Most senior executives have embraced the idea that companies with diverse and inclusive workforces — particularly at the management and executive levels — tend to outperform their more homogenous competitors on financial performance, talent retention and overall employee morale.
However, studies show that relatively few CEOs, chief financial officers and other top-level business leaders actively drive performance in corporate diversity programs.
A study released last month by the Los Angeles-based Korn/Ferry Institute found that while 96% of senior executives polled said workforce diversity can improve business results and employee engagement, only 72% directed their organization to implement a formal diversity strategy or program.
“The senior executive has to play a huge role in setting the expectations (for diversity programs), and it's only after that when you can start to execute on that,” said Chris Maleno, Philadelphia-based division president of Ace USA.
To begin with, experts said senior executives bear the responsibility of establishing a corporate culture that values inclusion and diversity of thought at all operational levels, including talent management, advertising and brand management, client and customer relations, and supplier agreements.
“Diversity has to be seen internally and externally as part of the organizational DNA,” said Shirley Davis Sheppard, Alexandria, Va.-based vice president of global diversity, inclusion and workforce flexibility for the Society for Human Resource Management. “It can't be seen as just a program you put in place. It has to be woven into the operational fabric of your company, not just a human resources initiative.”
At the operational level, experts outlined several steps senior corporate leaders can take to drive greater inclusion of women and minorities in their managerial and executive spheres.
One particularly effective method to reinforce the importance of diversity, experts said, is incorporating such benchmarks in managers' and executives' performance appraisals and compensation structures.
“Tactically, CEOs get to approve a lot of things within their organizations that specifically and concretely affect your culture and your programs,” said David North, Memphis, Tenn.-based president and CEO of Sedgwick Claims Management Services Inc. “You have to have institutional ways to make sure that unintentional discrimination doesn't occur, and we have the power to put those programs in place.”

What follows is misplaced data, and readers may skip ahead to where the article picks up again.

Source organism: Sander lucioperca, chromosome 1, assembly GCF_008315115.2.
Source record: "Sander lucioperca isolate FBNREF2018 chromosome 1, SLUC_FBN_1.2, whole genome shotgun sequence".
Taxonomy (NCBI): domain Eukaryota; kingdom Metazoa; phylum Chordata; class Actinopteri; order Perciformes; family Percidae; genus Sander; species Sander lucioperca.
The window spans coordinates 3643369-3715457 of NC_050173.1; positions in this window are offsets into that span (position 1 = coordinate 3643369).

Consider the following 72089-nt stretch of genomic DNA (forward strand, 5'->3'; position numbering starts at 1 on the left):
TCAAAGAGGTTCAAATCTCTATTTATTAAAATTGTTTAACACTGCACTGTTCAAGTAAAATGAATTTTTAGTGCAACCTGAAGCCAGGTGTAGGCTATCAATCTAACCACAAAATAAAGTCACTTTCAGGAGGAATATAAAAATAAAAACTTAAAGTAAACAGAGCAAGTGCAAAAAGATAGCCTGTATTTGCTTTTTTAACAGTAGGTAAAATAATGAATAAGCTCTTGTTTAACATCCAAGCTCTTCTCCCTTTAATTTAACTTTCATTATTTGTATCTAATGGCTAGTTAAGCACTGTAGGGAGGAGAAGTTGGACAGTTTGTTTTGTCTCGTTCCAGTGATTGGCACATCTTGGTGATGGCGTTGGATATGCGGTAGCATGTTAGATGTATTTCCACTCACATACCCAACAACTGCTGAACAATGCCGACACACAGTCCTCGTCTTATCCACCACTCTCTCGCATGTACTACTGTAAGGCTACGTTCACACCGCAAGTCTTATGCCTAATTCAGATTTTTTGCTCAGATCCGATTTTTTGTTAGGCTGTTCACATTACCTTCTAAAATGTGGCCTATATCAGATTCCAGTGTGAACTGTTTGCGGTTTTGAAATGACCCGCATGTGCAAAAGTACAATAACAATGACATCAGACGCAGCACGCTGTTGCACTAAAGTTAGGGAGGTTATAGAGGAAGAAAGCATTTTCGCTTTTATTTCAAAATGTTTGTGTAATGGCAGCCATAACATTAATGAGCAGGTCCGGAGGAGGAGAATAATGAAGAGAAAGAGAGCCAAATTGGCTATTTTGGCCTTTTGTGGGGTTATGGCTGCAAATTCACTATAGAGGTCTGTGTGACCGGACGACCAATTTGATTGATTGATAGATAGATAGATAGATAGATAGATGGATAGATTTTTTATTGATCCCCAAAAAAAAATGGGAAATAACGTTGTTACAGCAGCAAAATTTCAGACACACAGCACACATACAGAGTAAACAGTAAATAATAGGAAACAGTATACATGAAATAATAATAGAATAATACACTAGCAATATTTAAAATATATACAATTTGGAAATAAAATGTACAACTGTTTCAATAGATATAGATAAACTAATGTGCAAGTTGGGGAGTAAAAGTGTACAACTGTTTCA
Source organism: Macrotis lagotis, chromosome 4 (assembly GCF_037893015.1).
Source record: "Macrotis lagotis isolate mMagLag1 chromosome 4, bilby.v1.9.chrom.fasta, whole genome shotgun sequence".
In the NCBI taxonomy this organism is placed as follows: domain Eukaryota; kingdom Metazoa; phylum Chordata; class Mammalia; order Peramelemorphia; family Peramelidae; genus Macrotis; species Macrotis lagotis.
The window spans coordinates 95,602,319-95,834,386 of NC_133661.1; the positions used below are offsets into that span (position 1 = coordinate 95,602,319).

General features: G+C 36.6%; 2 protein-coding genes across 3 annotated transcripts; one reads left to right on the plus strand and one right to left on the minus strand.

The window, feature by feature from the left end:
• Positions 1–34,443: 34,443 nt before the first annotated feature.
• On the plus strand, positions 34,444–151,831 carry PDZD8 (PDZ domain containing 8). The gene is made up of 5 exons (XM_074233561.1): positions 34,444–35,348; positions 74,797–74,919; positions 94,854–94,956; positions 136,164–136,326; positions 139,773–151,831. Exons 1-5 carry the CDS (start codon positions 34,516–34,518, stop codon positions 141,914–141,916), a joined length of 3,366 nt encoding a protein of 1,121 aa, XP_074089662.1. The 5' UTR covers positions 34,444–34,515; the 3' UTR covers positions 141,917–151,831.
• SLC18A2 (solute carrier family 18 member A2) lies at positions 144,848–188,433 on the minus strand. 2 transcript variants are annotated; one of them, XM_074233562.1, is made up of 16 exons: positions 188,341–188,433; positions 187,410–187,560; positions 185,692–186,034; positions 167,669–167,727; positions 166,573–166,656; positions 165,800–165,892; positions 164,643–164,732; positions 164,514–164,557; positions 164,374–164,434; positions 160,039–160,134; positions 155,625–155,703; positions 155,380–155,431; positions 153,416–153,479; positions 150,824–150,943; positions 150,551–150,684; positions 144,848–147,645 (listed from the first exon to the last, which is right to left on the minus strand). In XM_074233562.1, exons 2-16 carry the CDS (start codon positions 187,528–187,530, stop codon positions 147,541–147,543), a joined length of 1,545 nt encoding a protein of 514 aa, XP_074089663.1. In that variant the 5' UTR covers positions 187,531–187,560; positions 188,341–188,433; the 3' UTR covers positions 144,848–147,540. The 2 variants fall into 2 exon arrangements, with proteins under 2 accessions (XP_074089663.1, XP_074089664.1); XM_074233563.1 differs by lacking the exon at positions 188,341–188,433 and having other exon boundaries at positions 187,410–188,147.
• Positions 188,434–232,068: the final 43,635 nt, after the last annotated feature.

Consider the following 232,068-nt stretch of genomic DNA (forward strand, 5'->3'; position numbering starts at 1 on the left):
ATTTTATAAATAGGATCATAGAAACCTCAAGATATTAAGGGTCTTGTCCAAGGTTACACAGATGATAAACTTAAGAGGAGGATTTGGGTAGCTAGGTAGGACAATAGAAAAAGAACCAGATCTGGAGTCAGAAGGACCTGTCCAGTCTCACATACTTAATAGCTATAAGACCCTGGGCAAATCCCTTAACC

Only 52% of executives said their companies' management reviews included diversity as a measure of effectiveness, and only 23% said diversity goals factored into their own compensation structures as of August of this year, according to the Korn/Ferry Institute's report.
Additionally, when employers have established diversity councils or committees within their organization, experts said it is critical senior executives make a visible effort to participate in those groups as a symbolic gesture of support for their efforts, if not to take an active role in steering their activities.
According to a March study by Calvert Investment Management Inc., seven of 10 companies on the Standard & Poor's list of the 100 largest U.S.-based firms have established diversity councils, but only 56 CEOs participate in them.
“Whatever we're doing today, the facts prove that it's not enough,” Mr. North said. “CEOs do fundamentally believe that (diversity) is an important thing to pursue; but in spite of that belief, meritocracy by itself is not working very well. We have to go further than saying that we're just going to let the best people move forward.”
Predictably, experts said, the lack of engagement in diversity programming among CEOs and other corporate leaders is reflected most sharply in the consistently paltry representation of women and minorities occupying senior leadership roles. According to the most recent examination of U.S. workforce demographics by the U.S. Bureau of Labor Statistics, less than 25% of chief executive positions were held by women in 2012.
Racial and ethnic minorities have fared even worse. Just 3.7% of U.S. CEOs were black, 4.2% were Asian and 4.7% were Hispanic in 2012.
“From a corporate perspective, that represents a huge loss in resources,” said Meryle Mahrer Kaplan, New York-based senior vice president at Catalyst Inc., referring specifically to the dearth of women in senior corporate leadership roles. “I look at this and I see lousy talent stewardship.”